• set out clear guidelines for what strata corporations are required to insure to help strata councils make informed decisions on their insurance policies; 
  • require strata corporations to inform owners about insurance coverage, provide notice of any policy changes, including increasing deductibles, and allow stratas to use their contingency reserve funds when necessary to pay for unexpected premium increases – this was recommended by the Real Estate Board of Greater Vancouver (REBGV) and the BC Real Estate Association (BCREA); and 
  • protect strata unit owners against large lawsuits from strata corporations if the owner was legally responsible for a loss or damage, but through no fault of their own. 

The new legislation will also give the government the ability to: 

  • identify when stratas are not required to get full insurance coverage; 
  • strengthen depreciation reporting requirements, including limiting the ability to use existing loopholes in the legislation to avoid completing depreciation reports; 
  • change the minimum required contributions made by strata unit owners and developers to a strata corporation’s contingency reserve fund;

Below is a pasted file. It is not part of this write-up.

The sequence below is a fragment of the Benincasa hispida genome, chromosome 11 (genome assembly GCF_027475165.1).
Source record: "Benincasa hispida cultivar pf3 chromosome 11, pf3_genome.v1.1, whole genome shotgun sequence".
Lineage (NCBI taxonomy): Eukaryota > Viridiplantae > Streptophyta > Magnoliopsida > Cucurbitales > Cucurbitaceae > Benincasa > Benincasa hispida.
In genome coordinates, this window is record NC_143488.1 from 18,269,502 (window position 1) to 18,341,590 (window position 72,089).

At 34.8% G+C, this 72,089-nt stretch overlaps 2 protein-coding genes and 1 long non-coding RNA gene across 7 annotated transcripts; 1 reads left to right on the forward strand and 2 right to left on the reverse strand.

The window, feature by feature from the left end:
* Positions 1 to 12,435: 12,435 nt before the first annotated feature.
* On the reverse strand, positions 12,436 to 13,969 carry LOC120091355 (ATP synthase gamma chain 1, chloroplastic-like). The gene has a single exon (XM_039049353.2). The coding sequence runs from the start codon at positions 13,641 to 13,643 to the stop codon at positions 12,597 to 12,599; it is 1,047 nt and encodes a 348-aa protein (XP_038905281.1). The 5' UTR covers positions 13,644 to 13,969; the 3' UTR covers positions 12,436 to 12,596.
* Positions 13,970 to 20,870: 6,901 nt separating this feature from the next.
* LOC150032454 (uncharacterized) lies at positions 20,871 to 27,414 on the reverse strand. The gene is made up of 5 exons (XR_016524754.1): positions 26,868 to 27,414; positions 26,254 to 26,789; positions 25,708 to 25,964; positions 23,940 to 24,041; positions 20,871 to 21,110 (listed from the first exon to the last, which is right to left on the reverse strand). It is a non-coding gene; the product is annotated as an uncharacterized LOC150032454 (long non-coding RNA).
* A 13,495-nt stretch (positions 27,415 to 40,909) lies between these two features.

• require brokers to disclose the amount of their commission, which has been reported to be at times in excess of 20%; 
  • strengthen notification requirements to strata corporations of changes to insurance coverage and costs, or an intent not to renew – this was recommended by REBGV and BCREA; and  
  • amend the Form B Information Certificate – this was recommended by REBGV and BCREA. 

Consultation with REALTORS® 

The government specifically named BCREA, which represents Realtors across the province, as a key stakeholder in the creation of the new legislation. 

Since February, Realtors have made recommendations to the provincial government to help deal with rising insurance costs. 

BC Financial Services Authority report

The BC Financial Services Authority (BCFSA) found strata insurance premiums rose by approximately 40 per cent, with deductibles seeing triple digit increases over last year across the province according to their interim report released on June 16

These increases are having a widespread impact on BC – nearly one in three British Columbians live in a strata property. 

We’ll provide more information on this report in the coming weeks. 

Changes to strata regulation 

An addition to the Strata Property Regulation (BC Reg. 43/2000), made through an Order in Council on May 29, 2020, may make life easier for strata corporations grappling with sky-high insurance premiums. 

Strata corporations can now fund insurance premiums from their contingency reserve funds without a three-quarters approval vote. 

Read more

REALTOR® recommendations 

Vancouver's Real Estate Board worked with the BC Real Estate Association, and the other 10 boards in the province, to develop recommendations for the BC government that, if implemented, would help deal with the issue: 

Short-term recommendations: